hero image

Individuals with a strong dependence on marijuana face a substantially increased risk of experiencing a heart attack or stroke when compared to those with no such addiction, according to Canadian researchers. Their study revealed a 60% higher likelihood of encountering a first heart attack, cardiac dysrhythmia or stroke among individuals with cannabis use disorder.

Cannabis use increases heart disease risk

University of Calgary researchers and other colleagues conducted a study involving approximately 60,000 patients from Canadian health databases. Around 50% of the patients had cannabis use disorder. The study spanned from January 2012 to December 2019 and excluded individuals with prior heart problems.

In a study, it was found that 2.4% (721 individuals) with cannabis use disorder experienced their first-ever cardiovascular disease event. In contrast, only 1.5% (458 individuals) in the non-marijuana cohort had a similar heart issue, including heart attacks, cardiac dysrhythmias, strokes, and peripheral vascular disease, which blocks blood flow to the limbs.

As researchers focus their studies and discussion of the potential health effects of marijuana use, the recent study reveals that even individuals typically considered in good health may face risks associated with excessive marijuana consumption. Individuals devoid of pre-existing medical ailments, not reliant on prescription medications, and with a record of less than five medical visits in the preceding six months, displayed an elevated propensity for encountering heart-related issues. Surprisingly, their risk was amplified by a factor of 1.4 compared to their counterparts within the cannabis use disorder category.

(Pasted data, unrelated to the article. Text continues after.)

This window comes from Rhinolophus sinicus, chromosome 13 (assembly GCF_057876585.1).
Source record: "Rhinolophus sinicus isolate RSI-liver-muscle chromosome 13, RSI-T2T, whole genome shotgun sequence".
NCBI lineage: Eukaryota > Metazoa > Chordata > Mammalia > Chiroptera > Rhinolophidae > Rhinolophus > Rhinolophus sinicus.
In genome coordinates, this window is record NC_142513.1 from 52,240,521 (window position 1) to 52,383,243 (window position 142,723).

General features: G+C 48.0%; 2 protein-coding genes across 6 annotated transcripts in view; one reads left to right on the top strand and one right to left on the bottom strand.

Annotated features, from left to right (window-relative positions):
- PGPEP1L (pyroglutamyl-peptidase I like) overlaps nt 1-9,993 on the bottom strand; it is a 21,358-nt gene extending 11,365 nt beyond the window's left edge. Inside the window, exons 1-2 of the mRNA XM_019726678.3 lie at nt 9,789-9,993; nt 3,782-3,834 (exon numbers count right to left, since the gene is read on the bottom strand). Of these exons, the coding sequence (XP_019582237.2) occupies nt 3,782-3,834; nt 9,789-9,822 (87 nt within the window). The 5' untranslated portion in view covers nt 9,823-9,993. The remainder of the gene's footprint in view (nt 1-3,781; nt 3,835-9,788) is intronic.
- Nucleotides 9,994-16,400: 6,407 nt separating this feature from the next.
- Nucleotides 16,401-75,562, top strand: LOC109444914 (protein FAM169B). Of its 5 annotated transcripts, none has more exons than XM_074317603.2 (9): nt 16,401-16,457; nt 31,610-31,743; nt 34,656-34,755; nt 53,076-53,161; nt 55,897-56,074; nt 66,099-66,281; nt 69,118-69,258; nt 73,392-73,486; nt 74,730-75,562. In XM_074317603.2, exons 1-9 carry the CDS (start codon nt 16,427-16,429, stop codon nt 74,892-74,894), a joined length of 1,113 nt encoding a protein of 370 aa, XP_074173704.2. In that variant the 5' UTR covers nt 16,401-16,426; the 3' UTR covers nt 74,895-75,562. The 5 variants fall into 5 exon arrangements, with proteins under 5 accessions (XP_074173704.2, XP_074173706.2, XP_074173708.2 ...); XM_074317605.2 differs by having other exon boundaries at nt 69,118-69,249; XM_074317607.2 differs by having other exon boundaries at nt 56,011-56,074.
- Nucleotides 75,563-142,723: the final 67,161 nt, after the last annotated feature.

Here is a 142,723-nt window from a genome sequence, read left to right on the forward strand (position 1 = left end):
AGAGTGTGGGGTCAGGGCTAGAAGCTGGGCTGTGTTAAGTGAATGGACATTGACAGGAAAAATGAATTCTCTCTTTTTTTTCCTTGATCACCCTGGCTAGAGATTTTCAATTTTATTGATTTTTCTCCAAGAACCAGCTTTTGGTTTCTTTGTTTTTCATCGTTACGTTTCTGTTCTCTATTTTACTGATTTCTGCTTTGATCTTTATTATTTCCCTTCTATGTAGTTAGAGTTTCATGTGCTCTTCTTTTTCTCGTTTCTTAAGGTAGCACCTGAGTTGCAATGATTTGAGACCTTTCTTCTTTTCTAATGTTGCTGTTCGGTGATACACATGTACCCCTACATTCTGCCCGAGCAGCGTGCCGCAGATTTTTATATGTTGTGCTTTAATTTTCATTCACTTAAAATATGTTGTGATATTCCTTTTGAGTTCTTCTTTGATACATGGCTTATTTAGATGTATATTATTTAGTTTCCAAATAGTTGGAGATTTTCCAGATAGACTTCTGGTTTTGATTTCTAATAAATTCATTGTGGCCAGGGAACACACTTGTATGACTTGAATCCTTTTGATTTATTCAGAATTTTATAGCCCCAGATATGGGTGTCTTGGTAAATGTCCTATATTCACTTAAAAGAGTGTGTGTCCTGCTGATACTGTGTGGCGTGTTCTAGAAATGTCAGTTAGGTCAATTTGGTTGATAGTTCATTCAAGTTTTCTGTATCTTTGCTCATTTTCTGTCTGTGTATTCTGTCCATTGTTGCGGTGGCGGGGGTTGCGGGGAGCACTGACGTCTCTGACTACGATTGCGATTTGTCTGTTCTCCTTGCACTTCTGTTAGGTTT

Cannabis users likely to overlook cardiovascular disease risk

The authors of the study contend that individuals who use cannabis recreationally and are generally in good health tend to underestimate their cardiovascular fitness. As a result, their overall risk of experiencing cardiovascular events such as heart attacks or strokes may be elevated since they may overlook warning signals.

Dr. Anees Bahji, the principal investigator of the study, said that while the research does not establish a direct causative link between cannabis use disorder and adverse cardiovascular events, it does indicate a significant association between cannabis use disorder and an elevated risk of cardiovascular disease in Canadian individuals compared to those without the disorder.